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Planned priorities

March 16th, 2016

 

Several weeks ago, Ohio Governor and Republican presidential hopeful John Kasich signed a bill stripping Planned Parenthood and other abortion facilities in the state of $1.3 million. He signed this despite a majority of Ohioans opposing this action, according to a poll by the Hart Research Associates.

 

I own up to being staunchly pro-choice, but let me explain what that means. It does not mean I want every pregnant woman to rush out and terminate their unwanted pregnancy. It means that if a woman chooses to do so, I respect her choice. If a woman chooses to carry out a pregnancy and give the child up for adoption, I respect her choice. And if a woman chooses to raise the child, I respect her choice.

 

To be pro-choice is not to be pro-abortion. It is to be pro-choice.

 

That said, I do understand the moral objection to abortion and the pro-life movement, and I encourage people to figure out their own opinions on a deeply complicated issue.

 

What I cannot tolerate is when pro-lifers turn militant and spew hate, protesting in an unpeaceful manner outside Planned Parenthood and other abortion-providing facilities screaming at the women who enter. I have no patience for pro-lifers who pass out pamphlets filled with pictures of aborted fetuses–many of which have been heavily doctored or altogether falsified. I carry great disdain for people who tell women who have had abortions that they are  “baby killers” and that they’re going to burn in  Hell. And I have to use every ounce of my willpower to suppress an eye roll and a deep, guttural groan when one of these types of pro-lifers throws away any semblance of humility to compare him or herself to a saint, martyr or great historical figure.

 

Again, I understand a respectful pro-life movement, but Planned Parenthood isn’t the problem. Admittedly, the bill Kasich signed did not specifically name Planned Parenthood, but according to NBC News, the organization will still be affected more than other abortion providers in the state.  If you are actually in favor of defunding Planned Parenthood, you are tremendously misguided.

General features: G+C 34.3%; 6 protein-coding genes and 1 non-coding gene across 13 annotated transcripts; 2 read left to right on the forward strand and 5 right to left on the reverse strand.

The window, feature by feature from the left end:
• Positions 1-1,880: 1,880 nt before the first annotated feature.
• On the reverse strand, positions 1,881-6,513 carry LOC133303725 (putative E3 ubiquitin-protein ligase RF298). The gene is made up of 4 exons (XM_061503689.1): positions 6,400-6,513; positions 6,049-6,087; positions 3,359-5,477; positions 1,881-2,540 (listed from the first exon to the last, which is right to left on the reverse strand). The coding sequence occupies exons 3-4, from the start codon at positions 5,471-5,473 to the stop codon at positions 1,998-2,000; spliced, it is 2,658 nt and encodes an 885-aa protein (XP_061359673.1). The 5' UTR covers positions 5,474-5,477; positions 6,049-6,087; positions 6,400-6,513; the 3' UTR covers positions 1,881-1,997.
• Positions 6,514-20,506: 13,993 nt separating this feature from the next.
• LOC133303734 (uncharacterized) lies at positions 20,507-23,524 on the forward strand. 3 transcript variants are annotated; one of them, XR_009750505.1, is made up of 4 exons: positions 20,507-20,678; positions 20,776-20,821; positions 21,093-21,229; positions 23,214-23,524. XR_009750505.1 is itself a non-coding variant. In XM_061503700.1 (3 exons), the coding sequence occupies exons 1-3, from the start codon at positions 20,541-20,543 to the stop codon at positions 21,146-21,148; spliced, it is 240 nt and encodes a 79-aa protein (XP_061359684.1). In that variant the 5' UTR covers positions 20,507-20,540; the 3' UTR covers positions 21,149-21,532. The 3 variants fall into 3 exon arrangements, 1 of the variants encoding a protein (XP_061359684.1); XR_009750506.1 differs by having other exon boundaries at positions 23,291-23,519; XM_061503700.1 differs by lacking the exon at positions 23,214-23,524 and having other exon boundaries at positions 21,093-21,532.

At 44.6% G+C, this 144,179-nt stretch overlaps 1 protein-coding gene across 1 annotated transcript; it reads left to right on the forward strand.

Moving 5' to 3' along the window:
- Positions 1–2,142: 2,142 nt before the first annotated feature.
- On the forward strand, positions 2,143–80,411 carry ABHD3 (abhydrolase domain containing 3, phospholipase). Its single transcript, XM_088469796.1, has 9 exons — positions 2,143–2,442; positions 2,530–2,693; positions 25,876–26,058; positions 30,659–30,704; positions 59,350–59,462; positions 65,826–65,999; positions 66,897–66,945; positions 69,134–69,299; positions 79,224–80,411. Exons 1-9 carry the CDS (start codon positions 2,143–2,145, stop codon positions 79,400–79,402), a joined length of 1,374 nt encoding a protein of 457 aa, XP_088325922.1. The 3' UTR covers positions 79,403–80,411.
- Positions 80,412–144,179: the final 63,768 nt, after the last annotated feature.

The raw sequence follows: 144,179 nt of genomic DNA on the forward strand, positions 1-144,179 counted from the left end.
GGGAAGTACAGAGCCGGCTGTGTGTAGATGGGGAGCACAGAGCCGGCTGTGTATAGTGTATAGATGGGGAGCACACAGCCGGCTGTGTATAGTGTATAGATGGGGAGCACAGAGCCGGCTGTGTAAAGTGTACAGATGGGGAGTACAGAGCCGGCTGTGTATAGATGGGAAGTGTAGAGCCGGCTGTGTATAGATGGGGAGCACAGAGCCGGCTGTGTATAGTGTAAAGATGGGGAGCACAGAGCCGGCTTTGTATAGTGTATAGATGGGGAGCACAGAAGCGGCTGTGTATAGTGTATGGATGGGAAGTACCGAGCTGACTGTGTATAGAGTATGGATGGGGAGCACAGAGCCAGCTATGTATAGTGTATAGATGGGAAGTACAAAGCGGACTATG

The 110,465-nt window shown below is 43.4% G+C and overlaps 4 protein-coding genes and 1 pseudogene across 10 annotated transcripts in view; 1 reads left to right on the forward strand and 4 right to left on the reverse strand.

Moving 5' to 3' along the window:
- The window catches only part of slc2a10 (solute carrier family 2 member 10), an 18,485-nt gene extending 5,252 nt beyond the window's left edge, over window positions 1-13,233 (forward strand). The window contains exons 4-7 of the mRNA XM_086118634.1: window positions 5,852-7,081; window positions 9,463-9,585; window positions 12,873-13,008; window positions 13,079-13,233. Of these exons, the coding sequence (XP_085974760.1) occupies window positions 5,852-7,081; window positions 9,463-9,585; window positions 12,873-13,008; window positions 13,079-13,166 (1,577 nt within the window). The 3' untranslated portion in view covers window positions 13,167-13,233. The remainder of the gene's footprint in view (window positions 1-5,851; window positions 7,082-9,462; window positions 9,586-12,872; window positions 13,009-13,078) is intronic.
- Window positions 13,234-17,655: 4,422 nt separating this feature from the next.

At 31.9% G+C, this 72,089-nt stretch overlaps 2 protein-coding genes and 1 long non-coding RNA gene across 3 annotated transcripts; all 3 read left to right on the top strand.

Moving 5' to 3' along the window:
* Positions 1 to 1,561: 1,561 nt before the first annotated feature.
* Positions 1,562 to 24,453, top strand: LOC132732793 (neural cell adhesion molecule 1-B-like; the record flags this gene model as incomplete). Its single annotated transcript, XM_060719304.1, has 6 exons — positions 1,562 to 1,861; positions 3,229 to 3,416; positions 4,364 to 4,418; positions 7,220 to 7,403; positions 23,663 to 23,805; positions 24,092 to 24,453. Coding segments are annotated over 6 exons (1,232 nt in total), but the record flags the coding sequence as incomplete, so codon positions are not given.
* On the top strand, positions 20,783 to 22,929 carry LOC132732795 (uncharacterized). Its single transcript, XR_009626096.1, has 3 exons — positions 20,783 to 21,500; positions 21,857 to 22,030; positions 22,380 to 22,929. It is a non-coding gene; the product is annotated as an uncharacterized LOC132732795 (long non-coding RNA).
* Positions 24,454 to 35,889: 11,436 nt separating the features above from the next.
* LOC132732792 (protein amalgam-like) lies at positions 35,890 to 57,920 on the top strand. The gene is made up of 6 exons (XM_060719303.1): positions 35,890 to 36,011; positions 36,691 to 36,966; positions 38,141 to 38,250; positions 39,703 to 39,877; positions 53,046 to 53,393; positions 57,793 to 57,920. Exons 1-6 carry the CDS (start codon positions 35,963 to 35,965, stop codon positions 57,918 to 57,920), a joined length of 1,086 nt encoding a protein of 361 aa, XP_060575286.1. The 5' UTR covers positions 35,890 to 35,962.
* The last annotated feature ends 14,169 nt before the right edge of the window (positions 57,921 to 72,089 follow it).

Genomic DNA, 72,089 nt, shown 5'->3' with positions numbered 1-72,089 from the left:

While the organization does receive government funds to operate, none of that money goes toward abortion services. Abortions are either paid for by the women receiving them or by private donations. Government funding goes toward things like breast and cervical cancer screenings, prenatal services and other healthcare services women depend upon. They also offer services that cater to both men and women as well, such as HIV/AIDS and STD testing, and they provide men with vasectomies, in addition to offering standard healthcare services to low income men, women and children.

 

According to Planned Parenthood, abortions only contribute to 3 percent of services, and only three of the state’s 28 facilities offer abortions. It clearly doesn’t take a genius to realize that all defunding these organizations does is take away funding for necessary healthcare services. After all, it’s called Planned Parenthood, not “Unplanned Parenthood.” Although, if a woman finds herself in an unplanned situation, Planned Parenthood is there for her as well, and rightly so.

 

Planned Parenthood started receiving government funding in 1970 when the Nixon administration put into effect the Family Planning Services and Population Research Act. That right, ladies and gents, even Richard “I am not a crook” Nixon recognized the need for accessible healthcare.

 

Regardless, I don’t know if political pro-lifers think outlawing abortions or taking all money away from the facilities that provide them is going to lead to some swell utopia where abortions don’t happen. I certainly hope they don’t, because that’s a convoluted idea. There will always be women seeking abortions. Outlawing them or taking money away from facilities that offer them safely will only lead to a repetition of the past, when we had back alley abortions and women risking their lives and health to get out of a situation in which they so desperately did not want to be. Trust me, this is not what we want to return to.